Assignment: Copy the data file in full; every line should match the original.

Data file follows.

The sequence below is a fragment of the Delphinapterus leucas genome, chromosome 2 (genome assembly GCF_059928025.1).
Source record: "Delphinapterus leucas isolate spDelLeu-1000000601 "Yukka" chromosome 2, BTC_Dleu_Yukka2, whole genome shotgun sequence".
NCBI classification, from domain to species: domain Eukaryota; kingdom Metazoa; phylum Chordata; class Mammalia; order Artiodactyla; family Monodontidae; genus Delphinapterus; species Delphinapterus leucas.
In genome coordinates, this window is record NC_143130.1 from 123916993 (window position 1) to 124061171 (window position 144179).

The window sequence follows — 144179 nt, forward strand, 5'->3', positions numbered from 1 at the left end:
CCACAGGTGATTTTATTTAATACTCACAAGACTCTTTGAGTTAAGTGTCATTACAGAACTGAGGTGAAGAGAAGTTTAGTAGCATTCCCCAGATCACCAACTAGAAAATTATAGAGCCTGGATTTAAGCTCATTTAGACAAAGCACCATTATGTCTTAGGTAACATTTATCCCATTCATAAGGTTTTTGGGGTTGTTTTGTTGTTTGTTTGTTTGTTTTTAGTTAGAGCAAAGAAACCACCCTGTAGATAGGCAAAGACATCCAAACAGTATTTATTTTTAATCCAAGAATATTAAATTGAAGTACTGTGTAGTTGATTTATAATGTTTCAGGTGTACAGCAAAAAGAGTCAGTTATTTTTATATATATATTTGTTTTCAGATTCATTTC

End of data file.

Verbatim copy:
The sequence below is a fragment of the Delphinapterus leucas genome, chromosome 2 (genome assembly GCF_059928025.1).
Source record: "Delphinapterus leucas isolate spDelLeu-1000000601 "Yukka" chromosome 2, BTC_Dleu_Yukka2, whole genome shotgun sequence".
NCBI classification, from domain to species: domain Eukaryota; kingdom Metazoa; phylum Chordata; class Mammalia; order Artiodactyla; family Monodontidae; genus Delphinapterus; species Delphinapterus leucas.
In genome coordinates, this window is record NC_143130.1 from 123916993 (window position 1) to 124061171 (window position 144179).

The window sequence follows — 144179 nt, forward strand, 5'->3', positions numbered from 1 at the left end:
CCACAGGTGATTTTATTTAATACTCACAAGACTCTTTGAGTTAAGTGTCATTACAGAACTGAGGTGAAGAGAAGTTTAGTAGCATTCCCCAGATCACCAACTAGAAAATTATAGAGCCTGGATTTAAGCTCATTTAGACAAAGCACCATTATGTCTTAGGTAACATTTATCCCATTCATAAGGTTTTTGGGGTTGTTTTGTTGTTTGTTTGTTTGTTTTTAGTTAGAGCAAAGAAACCACCCTGTAGATAGGCAAAGACATCCAAACAGTATTTATTTTTAATCCAAGAATATTAAATTGAAGTACTGTGTAGTTGATTTATAATGTTTCAGGTGTACAGCAAAAAGAGTCAGTTATTTTTATATATATATTTGTTTTCAGATTCATTTC